It was Friday, towards the end of 2020. Somewhere around midnight, a woman doctor at the Psychiatric Clinic in Kragujevac was called to check on a patient who drank hydrochloric acid in an attempt to kill himself. When she asked him why he did it, he said that he woke up, saw that his wife had passed away and that he could not bear it.
However, that was a lie.
His common-law wife had previously reported him for domestic violence and left him. The court therefore issued him with a restraining order. However, this did not stop him. He beat her with his hands and feet until he killed her.
During the investigation, he defended himself by remaining silent, and said in court that he did not feel guilty because “he dedicated himself to her, as well as to his family”. He claimed that he did not know how to lie, and he sent a letter from prison to his nephew in which he tried to convince him to testify in his favor in court.
For this femicide case, a murder motivated by hatred of a woman, he could have been handed a life sentence. He wasn’t, because the prosecution didn’t qualify what he did as aggravated murder, but as a “regular” murder where lesser punishments are given.
He was sentenced to 10 years in prison.
This is just one of the 117 cases of femicide analyzed by the Center for Investigative Journalism of Serbia (CINS), and that went to court between 2014 and the end of 2022. More than half of them were not characterized as aggravated murder, enabling those who commit femicide to get away with lesser punishments. In some of the cases, judges cited bizarre mitigating circumstances and imposed lesser sentences, while shifting part of the responsibility onto the murdered women.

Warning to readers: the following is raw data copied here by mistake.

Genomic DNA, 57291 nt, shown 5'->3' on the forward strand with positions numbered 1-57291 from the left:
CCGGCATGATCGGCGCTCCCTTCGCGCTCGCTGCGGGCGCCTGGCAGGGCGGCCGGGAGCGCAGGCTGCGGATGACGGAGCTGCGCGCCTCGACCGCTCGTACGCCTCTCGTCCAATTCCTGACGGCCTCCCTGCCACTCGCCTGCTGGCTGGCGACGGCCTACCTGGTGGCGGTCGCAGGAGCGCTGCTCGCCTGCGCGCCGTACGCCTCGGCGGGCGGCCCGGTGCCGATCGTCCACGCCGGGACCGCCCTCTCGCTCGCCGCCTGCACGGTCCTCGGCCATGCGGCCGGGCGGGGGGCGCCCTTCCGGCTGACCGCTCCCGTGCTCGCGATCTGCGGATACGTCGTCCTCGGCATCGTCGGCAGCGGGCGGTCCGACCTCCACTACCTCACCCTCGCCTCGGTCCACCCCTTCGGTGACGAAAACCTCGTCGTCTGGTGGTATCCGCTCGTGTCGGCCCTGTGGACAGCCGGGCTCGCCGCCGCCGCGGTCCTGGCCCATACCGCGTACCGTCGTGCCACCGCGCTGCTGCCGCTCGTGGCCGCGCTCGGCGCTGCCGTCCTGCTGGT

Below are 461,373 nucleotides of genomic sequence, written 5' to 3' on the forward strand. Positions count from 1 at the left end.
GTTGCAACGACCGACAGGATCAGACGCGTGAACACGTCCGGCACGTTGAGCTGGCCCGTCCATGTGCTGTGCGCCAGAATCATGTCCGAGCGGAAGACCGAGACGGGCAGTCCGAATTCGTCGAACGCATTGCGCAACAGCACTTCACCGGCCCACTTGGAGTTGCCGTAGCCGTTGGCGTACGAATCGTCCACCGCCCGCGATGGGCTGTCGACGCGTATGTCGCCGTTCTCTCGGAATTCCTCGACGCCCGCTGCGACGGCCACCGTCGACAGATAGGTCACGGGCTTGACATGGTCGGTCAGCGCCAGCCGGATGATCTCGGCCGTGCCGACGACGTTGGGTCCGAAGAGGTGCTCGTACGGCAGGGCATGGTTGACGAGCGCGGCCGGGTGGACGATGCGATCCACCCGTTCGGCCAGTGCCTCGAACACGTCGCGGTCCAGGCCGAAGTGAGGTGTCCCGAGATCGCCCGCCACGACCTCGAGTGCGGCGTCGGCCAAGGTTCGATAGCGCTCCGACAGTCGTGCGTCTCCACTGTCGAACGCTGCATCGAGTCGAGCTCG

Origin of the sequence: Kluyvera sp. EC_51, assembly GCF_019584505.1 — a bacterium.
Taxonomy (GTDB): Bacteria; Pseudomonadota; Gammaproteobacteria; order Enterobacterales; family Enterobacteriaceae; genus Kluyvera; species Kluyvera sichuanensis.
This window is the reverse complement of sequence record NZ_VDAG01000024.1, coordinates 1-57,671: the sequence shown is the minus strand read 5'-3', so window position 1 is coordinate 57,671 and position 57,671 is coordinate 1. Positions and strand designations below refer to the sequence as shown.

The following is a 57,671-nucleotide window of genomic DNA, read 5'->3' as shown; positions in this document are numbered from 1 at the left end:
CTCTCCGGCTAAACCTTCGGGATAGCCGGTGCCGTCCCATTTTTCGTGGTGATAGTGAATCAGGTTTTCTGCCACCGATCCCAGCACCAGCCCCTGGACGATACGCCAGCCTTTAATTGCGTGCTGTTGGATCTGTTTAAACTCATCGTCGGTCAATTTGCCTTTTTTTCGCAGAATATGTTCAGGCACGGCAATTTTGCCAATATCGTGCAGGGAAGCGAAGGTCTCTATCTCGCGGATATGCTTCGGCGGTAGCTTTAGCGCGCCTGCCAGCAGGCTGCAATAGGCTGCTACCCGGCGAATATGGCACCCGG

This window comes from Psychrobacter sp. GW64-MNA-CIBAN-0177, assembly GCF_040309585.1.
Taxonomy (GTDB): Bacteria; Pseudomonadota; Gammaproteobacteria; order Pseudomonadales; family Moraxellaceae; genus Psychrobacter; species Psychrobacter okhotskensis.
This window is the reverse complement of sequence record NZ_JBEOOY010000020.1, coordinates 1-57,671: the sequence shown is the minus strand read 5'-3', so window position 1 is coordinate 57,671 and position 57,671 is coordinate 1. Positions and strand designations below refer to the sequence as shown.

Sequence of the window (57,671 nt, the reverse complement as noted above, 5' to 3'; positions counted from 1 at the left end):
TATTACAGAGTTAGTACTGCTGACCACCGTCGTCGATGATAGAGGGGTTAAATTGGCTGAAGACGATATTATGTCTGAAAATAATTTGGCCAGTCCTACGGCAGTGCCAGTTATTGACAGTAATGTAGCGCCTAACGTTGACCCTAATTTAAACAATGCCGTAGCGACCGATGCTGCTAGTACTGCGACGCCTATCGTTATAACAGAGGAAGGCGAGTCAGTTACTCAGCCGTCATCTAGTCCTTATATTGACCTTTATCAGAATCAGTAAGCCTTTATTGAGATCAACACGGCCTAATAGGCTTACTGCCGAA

Kosana Beker from FemPlatz, one of the associations that has been fighting for years to make femicide an aggravated murder offense, says that more severe punishments would have a preventive effect on potential abusers.
“This system sends a message to women that their lives are not valuable. On the other hand, it sends a message to abusers that they can probably get away with a lighter sentence if they have a good lawyer.”
Because femicide does not exist as a criminal offense in our country, the courts do not have statistics regarding these cases. They are treated as aggravated murder, where sentences range from 10 years in prison to life imprisonment, while the sentences for murder or domestic violence resulting in death are lower – the maximum is 15 years in prison. CINS journalists requested to see the final verdicts for such cases from all higher courts in Serbia, for the period between 2014 and the end of last year.